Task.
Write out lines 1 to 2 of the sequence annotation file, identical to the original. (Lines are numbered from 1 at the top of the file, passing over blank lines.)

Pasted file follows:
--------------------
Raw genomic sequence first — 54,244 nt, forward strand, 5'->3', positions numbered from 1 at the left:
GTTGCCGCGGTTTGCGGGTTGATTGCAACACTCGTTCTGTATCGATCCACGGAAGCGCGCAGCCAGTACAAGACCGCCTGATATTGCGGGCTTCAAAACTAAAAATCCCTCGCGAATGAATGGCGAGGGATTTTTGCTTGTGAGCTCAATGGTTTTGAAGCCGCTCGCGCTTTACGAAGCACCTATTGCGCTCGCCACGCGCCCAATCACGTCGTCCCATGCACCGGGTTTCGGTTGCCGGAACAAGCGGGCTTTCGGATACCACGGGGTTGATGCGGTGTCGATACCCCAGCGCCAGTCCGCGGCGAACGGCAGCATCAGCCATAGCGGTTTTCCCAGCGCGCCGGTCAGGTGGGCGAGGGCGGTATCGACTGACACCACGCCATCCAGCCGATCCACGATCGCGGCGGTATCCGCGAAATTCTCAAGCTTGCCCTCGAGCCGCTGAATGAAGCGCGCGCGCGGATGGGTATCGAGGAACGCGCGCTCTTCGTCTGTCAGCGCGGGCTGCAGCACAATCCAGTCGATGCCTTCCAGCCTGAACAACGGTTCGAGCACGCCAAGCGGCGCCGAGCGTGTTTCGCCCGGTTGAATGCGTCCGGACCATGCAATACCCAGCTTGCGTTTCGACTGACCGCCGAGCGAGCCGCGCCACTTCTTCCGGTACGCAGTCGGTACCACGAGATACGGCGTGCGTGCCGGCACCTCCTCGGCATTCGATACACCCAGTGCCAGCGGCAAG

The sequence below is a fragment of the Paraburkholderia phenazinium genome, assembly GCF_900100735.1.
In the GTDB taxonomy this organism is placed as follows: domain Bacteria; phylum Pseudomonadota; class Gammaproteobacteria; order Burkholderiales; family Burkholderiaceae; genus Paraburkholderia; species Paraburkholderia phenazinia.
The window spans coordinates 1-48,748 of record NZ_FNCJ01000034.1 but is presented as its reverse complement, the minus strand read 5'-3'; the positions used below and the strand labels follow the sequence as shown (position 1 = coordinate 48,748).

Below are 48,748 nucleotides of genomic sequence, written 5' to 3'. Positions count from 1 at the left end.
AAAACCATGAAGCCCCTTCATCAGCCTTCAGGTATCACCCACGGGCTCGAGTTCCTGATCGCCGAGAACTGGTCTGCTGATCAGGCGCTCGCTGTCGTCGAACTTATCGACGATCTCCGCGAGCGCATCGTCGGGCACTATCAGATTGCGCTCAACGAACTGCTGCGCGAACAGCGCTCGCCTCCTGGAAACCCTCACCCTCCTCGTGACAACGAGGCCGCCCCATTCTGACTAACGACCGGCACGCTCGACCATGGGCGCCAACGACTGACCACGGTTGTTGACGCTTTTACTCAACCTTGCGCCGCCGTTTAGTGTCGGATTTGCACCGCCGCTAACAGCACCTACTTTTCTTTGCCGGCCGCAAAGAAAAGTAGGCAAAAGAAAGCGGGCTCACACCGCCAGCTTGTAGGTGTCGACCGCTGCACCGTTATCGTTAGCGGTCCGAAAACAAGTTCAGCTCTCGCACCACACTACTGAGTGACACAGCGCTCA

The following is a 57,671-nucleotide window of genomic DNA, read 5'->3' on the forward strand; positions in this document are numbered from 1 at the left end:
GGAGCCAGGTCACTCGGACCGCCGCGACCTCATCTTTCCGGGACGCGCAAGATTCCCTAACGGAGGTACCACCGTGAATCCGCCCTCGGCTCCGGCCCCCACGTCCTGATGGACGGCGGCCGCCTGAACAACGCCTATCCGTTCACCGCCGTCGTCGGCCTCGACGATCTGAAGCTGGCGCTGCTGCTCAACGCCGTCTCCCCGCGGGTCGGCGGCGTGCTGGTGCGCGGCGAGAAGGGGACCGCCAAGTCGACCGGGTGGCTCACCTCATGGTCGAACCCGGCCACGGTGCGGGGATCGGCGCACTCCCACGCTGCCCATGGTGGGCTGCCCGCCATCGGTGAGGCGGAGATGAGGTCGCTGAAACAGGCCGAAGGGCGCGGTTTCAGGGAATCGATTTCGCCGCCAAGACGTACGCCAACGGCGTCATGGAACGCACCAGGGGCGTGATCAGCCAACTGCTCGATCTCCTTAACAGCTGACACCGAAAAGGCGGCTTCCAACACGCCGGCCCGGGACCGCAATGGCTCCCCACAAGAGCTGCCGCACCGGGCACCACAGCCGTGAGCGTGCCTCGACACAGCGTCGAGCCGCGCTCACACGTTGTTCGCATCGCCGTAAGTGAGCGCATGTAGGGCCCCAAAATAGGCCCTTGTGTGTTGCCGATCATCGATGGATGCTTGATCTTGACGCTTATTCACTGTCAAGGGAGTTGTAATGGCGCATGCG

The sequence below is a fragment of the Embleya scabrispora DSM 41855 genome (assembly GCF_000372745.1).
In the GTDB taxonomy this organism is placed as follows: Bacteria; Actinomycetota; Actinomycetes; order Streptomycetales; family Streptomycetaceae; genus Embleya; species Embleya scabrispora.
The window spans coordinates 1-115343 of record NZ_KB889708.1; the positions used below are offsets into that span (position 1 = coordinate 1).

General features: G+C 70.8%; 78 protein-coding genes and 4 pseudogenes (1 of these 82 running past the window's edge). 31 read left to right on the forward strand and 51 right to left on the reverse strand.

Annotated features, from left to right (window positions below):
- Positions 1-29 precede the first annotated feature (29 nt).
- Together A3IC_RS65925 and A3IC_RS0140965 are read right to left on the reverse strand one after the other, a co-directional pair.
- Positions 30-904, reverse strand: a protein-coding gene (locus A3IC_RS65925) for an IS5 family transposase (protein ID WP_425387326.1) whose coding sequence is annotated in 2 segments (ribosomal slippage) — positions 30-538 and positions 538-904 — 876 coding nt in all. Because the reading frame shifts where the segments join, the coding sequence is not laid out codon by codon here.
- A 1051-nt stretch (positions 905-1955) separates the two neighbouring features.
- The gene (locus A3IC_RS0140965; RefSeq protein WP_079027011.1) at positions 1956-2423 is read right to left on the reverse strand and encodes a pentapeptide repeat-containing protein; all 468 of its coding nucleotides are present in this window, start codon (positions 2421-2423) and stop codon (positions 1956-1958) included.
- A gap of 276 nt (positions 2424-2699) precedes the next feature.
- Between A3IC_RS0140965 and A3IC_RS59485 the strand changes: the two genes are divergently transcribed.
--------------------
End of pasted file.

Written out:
Raw genomic sequence first — 54,244 nt, forward strand, 5'->3', positions numbered from 1 at the left:
GTTGCCGCGGTTTGCGGGTTGATTGCAACACTCGTTCTGTATCGATCCACGGAAGCGCGCAGCCAGTACAAGACCGCCTGATATTGCGGGCTTCAAAACTAAAAATCCCTCGCGAATGAATGGCGAGGGATTTTTGCTTGTGAGCTCAATGGTTTTGAAGCCGCTCGCGCTTTACGAAGCACCTATTGCGCTCGCCACGCGCCCAATCACGTCGTCCCATGCACCGGGTTTCGGTTGCCGGAACAAGCGGGCTTTCGGATACCACGGGGTTGATGCGGTGTCGATACCCCAGCGCCAGTCCGCGGCGAACGGCAGCATCAGCCATAGCGGTTTTCCCAGCGCGCCGGTCAGGTGGGCGAGGGCGGTATCGACTGACACCACGCCATCCAGCCGATCCACGATCGCGGCGGTATCCGCGAAATTCTCAAGCTTGCCCTCGAGCCGCTGAATGAAGCGCGCGCGCGGATGGGTATCGAGGAACGCGCGCTCTTCGTCTGTCAGCGCGGGCTGCAGCACAATCCAGTCGATGCCTTCCAGCCTGAACAACGGTTCGAGCACGCCAAGCGGCGCCGAGCGTGTTTCGCCCGGTTGAATGCGTCCGGACCATGCAATACCCAGCTTGCGTTTCGACTGACCGCCGAGCGAGCCGCGCCACTTCTTCCGGTACGCAGTCGGTACCACGAGATACGGCGTGCGTGCCGGCACCTCCTCGGCATTCGATACACCCAGTGCCAGCGGCAAG